Ryan Braun's positive drug test was overturned by a Panel of arbitrators. The decision was not unanimous, with 1 arbitrator finding against Braun, while 2 overturned the decision.
It has been widely reported that Braun got off on a technicality. His lawyers didn't address whether Braun took performance enhancing drugs. Apparently, Braun’s testosterone-to-epitestosterone ratio was nearly 30:1. A 4:1 ratio is the threshold for a positive and the 50-game suspension that accompanies.
Rather, Braun's lawyers were critical of the chain of custody. This refers to how the sample was taken and handled to the point of delivery to the testing laboratory in Laval, Quebec. By casting doubt on the integrity of the sample, his lawyers convinced two of the 3 arbitrators that Braun's sample could not be seen as reliable.
Under Section V.7 of Major League Baseball’s Joint DrugPrevention And Treatment Program, the collector of the sample is required to send the sample by FedEx the day it is collected unless there are "unusual circumstances" prevented the mailing. Here is the wording:
The Collector shall check the “FedEx” box in the section entitled “Specimen Bottles(s) Released to:” Absent unusual circumstances, the specimens should be sent by FedEx to the Laboratory on the same day they are collected.
In this case, it has been reported that the sample was taken on a Saturday, and that the FedEx office was closed before it could be sent. So the collector stored the sample in a fridge and mailed it out on the Monday.
Braun's lawyers were able to successfully argue that the chain of custody was not properly maintained resulting in a sample that was compromised.
Having not read the decision, there is only so much that can be said. However, for the sake of completeness and balance, there is another point that should be raised. That same Joint Drug Prevention And Treatment Program does provide that if the "specimen is not immediately prepared for shipment, the Collector shall ensure that it is appropriately safeguarded during temporary storage". It also reads as follows: the "Collector must store the samples in a cool and secure location".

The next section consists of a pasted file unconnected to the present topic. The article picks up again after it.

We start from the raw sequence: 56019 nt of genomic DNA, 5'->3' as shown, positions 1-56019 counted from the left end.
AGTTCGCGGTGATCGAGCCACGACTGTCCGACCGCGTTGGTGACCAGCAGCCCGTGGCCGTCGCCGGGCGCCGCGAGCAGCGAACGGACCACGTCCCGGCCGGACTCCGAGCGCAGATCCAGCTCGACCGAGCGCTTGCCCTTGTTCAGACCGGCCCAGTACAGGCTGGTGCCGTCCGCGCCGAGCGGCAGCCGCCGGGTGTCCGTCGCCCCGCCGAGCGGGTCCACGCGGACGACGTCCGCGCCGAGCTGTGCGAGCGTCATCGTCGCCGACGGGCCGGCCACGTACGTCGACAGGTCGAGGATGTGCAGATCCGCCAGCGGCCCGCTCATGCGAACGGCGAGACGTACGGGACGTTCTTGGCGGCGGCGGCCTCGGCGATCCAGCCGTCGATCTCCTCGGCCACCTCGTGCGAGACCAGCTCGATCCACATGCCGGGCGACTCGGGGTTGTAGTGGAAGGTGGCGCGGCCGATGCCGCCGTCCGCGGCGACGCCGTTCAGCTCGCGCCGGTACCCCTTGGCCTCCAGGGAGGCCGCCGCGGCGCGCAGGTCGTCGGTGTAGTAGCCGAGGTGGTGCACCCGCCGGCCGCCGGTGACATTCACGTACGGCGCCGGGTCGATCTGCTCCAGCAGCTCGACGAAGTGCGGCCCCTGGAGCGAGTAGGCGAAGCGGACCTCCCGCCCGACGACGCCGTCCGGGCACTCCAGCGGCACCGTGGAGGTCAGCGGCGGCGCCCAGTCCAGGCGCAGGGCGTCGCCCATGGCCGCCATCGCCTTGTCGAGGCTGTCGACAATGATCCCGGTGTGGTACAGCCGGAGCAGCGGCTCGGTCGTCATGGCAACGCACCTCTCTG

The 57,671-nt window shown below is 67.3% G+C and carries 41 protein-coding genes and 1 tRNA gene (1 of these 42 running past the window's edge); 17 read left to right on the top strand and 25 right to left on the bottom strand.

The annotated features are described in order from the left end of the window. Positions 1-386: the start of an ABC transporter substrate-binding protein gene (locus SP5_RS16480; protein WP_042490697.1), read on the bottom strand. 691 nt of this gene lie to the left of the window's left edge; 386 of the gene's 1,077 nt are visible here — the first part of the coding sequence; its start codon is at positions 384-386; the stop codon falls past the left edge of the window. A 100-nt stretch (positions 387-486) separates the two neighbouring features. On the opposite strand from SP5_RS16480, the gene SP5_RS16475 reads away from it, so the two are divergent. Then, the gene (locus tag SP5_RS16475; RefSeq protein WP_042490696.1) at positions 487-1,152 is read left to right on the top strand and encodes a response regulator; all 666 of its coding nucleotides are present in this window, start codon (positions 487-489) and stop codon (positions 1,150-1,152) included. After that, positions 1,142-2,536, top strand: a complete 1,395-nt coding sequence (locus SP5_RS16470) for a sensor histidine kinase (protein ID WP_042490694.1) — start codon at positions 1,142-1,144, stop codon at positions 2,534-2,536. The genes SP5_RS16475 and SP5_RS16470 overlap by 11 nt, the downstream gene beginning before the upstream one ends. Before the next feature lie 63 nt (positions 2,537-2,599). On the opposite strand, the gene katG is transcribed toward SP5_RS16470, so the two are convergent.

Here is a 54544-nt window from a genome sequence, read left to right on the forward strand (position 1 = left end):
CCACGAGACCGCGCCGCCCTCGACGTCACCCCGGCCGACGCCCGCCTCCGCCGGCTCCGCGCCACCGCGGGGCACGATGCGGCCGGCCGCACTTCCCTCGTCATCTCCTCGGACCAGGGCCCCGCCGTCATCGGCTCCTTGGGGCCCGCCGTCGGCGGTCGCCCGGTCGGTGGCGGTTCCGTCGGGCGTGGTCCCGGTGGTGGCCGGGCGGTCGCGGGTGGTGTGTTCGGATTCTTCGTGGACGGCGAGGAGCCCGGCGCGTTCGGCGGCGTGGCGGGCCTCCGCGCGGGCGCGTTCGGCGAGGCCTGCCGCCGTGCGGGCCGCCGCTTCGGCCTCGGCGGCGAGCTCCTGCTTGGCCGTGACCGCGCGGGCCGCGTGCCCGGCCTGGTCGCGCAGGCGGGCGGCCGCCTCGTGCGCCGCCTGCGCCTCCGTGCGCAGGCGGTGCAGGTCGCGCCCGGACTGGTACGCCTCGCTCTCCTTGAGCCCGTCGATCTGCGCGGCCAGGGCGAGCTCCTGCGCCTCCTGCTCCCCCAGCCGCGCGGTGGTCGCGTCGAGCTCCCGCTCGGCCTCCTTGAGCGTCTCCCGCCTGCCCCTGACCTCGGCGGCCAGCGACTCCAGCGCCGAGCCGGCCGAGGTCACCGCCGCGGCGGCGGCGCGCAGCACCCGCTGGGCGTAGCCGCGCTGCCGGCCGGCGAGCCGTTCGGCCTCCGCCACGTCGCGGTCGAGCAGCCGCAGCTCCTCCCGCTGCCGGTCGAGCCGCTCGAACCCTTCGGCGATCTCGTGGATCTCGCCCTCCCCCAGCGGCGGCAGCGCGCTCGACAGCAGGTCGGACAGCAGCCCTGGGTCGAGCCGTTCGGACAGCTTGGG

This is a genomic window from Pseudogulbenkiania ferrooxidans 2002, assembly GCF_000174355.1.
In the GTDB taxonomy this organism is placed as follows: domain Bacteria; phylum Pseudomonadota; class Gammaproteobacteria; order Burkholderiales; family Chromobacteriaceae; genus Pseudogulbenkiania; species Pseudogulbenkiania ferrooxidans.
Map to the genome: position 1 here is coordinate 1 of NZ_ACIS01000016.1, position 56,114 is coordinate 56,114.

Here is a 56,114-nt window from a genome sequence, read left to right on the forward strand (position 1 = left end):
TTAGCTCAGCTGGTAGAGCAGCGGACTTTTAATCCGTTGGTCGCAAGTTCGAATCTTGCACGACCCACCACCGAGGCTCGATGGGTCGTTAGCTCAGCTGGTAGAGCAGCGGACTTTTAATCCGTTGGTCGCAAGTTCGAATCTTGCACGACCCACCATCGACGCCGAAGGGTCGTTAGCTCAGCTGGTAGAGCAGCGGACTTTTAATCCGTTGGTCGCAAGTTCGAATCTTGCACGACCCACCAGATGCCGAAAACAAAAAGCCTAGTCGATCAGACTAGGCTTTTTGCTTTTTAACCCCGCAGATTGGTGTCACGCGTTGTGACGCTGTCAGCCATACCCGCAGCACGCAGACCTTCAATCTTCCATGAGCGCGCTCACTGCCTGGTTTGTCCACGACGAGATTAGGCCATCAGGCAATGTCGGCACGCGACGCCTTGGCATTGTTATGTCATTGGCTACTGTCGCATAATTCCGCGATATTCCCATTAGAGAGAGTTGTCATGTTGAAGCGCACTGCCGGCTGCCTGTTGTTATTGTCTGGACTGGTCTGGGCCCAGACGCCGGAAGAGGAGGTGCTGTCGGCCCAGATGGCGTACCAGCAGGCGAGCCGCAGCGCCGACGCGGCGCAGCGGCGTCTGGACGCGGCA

In this case, the FedEx office was closed. The sample was therefore placed in a fridge, which is a "cool and secure location" with a view to safeguarding it. While a fridge is not expressly provided for in the Policy, the question to ask is this: what is the industry standard for storing a specimen? If it's a fridge then it should be ok. According to a number of experts, a refrigerator is often used to store specimens. So using the fridge was likely not unusual.
So it's fair to wonder if the collector did maintain the chain of custody. While the sample was not sent by FedEx the same day (as per the Policy), it was stored in a "cool" place (also as per the Policy).
Of course, without the benefit of the written reasons, we can't know with any type of certainty what type of evidence was relied upon by the two arbitrators to overturn the decision. It's possible that there was evidence that there were gaps or errors with respect to the handling of the sample.
So this is just one more element to consider.